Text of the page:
Chicago Cubs fans and the underrated virtue of hope

Growing up in Central New Jersey as a Yankee fan, I was very, very spoiled.

The Bombers won the World Series when I was 10 -- prime Little League age and the perfect time to cement lifelong fandom -- and then again when I was 12. And then when I was 13. Then also the year after that. That’s four championships before I could drive, plus another in 2009. (My dad has seen 11 titles in his lifetime. His mom, who watched Lou Gehrig play at the stadium before games were on TV, has seen 26.) Posters of my favorite players cut from newspapers still cover my childhood bedroom wall: Derek Jeter, Mariano Rivera, Bernie Williams, Orlando “El Duque” Hernandez, Tino Martinez.

Then, as a college student in the Midwest, I met Chicago Cubs fans for the first time in my life. They confounded me. The Cubs have only won the World Series twice, and not since 1908. 1908! They haven’t even made it to the World Series since 1945. Over a century of utter futility. Why bother caring? Yet my classmates wore Cubs shirts and caps around campus, talked about how next year would be their year (it wasn’t), and road-tripped to the north side of Chicago for games.

My best Cubs-fan friend, Justin, introduced me to two songs about the team, both written by the late folk singer Steve Goodman. The first is a corny, celebratory tune called “Go Cubs Go,” which they play over the loudspeakers at Wrigley Field after victories. The second and much more honest song is “A Dying Cubs Fan’s Last Request.” As the song’s narrator nears his death, he looks back at his rather disappointing life. He says:

The Cubs made me a criminal

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Sent me down a wayward path

They stole my youth from me. …

But what do you expect,

When you raise up a young boy’s hopes

And then just crush ’em like so many paper beer cups?

He goes on to describe the elaborate funeral he’d like for himself at the stadium. The song represents the best in a long tradition of fans of bad teams teasing themselves. It’s a funny, sad song for a historically sad franchise.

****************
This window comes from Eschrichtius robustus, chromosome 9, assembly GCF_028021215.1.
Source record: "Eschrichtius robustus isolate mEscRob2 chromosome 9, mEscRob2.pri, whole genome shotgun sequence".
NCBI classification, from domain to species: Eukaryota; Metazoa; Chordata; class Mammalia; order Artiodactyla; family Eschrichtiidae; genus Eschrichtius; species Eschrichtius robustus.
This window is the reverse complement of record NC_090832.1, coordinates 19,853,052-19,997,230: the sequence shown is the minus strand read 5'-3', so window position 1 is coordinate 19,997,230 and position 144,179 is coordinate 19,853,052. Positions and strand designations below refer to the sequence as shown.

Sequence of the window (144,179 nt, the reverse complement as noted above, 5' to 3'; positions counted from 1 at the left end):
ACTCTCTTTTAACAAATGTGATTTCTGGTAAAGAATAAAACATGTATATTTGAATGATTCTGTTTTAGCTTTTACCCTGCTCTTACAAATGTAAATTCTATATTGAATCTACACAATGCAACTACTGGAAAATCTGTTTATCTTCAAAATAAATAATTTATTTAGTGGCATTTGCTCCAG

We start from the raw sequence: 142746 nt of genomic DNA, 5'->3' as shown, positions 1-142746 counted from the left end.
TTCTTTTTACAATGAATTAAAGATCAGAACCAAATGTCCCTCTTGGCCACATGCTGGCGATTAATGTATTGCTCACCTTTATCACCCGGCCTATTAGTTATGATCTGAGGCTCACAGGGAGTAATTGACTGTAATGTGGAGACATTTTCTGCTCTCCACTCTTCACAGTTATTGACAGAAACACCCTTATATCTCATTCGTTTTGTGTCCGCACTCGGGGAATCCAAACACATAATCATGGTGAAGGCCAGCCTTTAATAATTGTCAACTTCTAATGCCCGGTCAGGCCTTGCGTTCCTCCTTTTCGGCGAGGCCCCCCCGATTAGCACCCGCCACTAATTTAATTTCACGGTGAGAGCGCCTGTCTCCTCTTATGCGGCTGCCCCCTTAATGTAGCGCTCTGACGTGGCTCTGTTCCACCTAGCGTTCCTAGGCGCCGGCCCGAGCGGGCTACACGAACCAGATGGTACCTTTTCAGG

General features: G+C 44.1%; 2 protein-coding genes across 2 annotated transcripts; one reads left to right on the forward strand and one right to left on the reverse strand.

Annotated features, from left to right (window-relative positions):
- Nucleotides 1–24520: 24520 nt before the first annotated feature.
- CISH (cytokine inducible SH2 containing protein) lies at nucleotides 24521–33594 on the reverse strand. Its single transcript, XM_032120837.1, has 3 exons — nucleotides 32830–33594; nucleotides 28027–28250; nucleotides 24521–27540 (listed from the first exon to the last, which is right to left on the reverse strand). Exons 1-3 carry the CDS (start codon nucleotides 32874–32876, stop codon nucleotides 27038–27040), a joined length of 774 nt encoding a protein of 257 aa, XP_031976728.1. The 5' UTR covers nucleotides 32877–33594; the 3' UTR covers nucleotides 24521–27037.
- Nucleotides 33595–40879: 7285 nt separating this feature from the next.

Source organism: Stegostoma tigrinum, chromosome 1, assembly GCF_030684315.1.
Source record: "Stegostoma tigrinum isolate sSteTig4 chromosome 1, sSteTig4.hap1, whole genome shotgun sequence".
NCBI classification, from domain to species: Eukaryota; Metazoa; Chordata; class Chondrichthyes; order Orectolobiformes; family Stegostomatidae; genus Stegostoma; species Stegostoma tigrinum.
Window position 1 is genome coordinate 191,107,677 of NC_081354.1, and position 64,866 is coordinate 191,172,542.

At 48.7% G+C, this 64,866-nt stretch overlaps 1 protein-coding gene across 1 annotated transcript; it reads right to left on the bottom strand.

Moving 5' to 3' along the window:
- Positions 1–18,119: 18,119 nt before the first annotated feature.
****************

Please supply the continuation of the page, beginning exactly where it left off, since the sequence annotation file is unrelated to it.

But “Go Cubs Go” has been playing more than usual at Wrigley this fall, as a core of young talent, a couple of dominant veteran pitchers, and a quirky savant of a manager named Joe Maddon have led the Cubs to the National League Championship Series -- just four wins away from their first trip to the Fall Classic in 70 years. Every game in Chicago during this playoff run has been absolutely electric, the crowd’s newfound optimism mingling with the familiar dread. “Outside of Wrigley Field, a Hasidic Jew tried to wrap me in tefillin,” journalist Jeff Passan tweeted Tuesday, referring to the small boxes with Torah verses inside that certain observant Jews wear. “‘It’s for the Cubs!’ he said. ‘They need every blessing they can get.’”

All this attention on the Cubs has me thinking about hope, the most underappreciated Christian virtue. Sandwiched between those all-time favorites faith and love in St. Paul’s First Letter to the Corinthians, hope often gets forgotten. A search through the first ten pages of the “Quotes About Hope” category on GoodReads unearthed zero interesting insights.

Like the dozens of luminaries with quotes in this collection, I can’t describe hope easily. It’s deeper than optimism, and it clearly has some overlap with faith’s belief in the unseen. There’s an interior commitment involved. But we Catholics are a sacramental people who like visible signs that point to bigger realities. And for my money, there’s no better tangible sign of hope than Cubs fans at Wrigley Field. Not just in this rare year of on-field success, when the bleachers are full, but especially during those 72-win, 90-loss seasons -- when, despite the uniquely grim history and the standings and the Chicago weather, thousands of people still put on team apparel, buy a ticket, and show up.

This type of hope -- showing up when things are hard -- might be exactly the virtue the Church most needs right now. We need people who keep coming despite their wounds and frustrations, people who can imagine something beyond the current challenges we face. As a Yankee fan, it pains me to say it, but we need some Cubs fan-style hope.

[Mike Jordan Laskey is the director of Life & Justice Ministries for the diocese of Camden, N.J. He blogs for the Camden diocese at camdenlifejustice.wordpress.com.]

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